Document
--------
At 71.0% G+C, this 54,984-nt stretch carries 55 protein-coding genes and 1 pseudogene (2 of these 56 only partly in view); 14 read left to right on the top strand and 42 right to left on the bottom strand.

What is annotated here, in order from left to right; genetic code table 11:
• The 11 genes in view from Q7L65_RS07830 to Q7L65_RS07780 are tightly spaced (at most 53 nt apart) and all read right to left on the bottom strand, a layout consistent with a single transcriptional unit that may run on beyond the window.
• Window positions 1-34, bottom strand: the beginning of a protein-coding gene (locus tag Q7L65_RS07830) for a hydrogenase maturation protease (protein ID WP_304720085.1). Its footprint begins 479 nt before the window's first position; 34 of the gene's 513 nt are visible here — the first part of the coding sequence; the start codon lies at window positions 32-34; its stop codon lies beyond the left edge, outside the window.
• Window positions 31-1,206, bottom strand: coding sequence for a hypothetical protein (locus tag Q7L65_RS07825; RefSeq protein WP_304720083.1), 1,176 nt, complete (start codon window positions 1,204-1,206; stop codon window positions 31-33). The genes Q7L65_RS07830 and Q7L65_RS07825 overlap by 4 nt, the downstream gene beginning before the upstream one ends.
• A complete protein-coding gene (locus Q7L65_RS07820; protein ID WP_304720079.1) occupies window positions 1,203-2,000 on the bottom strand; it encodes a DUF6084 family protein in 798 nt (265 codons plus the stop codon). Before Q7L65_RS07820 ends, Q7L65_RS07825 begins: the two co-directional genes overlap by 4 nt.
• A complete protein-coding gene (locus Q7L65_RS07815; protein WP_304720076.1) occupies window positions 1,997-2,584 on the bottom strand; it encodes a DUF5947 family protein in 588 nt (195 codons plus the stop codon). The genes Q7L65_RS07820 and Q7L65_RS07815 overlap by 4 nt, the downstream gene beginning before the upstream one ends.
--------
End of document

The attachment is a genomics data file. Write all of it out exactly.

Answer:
At 71.0% G+C, this 54,984-nt stretch carries 55 protein-coding genes and 1 pseudogene (2 of these 56 only partly in view); 14 read left to right on the top strand and 42 right to left on the bottom strand.

What is annotated here, in order from left to right; genetic code table 11:
• The 11 genes in view from Q7L65_RS07830 to Q7L65_RS07780 are tightly spaced (at most 53 nt apart) and all read right to left on the bottom strand, a layout consistent with a single transcriptional unit that may run on beyond the window.
• Window positions 1-34, bottom strand: the beginning of a protein-coding gene (locus tag Q7L65_RS07830) for a hydrogenase maturation protease (protein ID WP_304720085.1). Its footprint begins 479 nt before the window's first position; 34 of the gene's 513 nt are visible here — the first part of the coding sequence; the start codon lies at window positions 32-34; its stop codon lies beyond the left edge, outside the window.
• Window positions 31-1,206, bottom strand: coding sequence for a hypothetical protein (locus tag Q7L65_RS07825; RefSeq protein WP_304720083.1), 1,176 nt, complete (start codon window positions 1,204-1,206; stop codon window positions 31-33). The genes Q7L65_RS07830 and Q7L65_RS07825 overlap by 4 nt, the downstream gene beginning before the upstream one ends.
• A complete protein-coding gene (locus Q7L65_RS07820; protein ID WP_304720079.1) occupies window positions 1,203-2,000 on the bottom strand; it encodes a DUF6084 family protein in 798 nt (265 codons plus the stop codon). Before Q7L65_RS07820 ends, Q7L65_RS07825 begins: the two co-directional genes overlap by 4 nt.
• A complete protein-coding gene (locus Q7L65_RS07815; protein WP_304720076.1) occupies window positions 1,997-2,584 on the bottom strand; it encodes a DUF5947 family protein in 588 nt (195 codons plus the stop codon). The genes Q7L65_RS07820 and Q7L65_RS07815 overlap by 4 nt, the downstream gene beginning before the upstream one ends.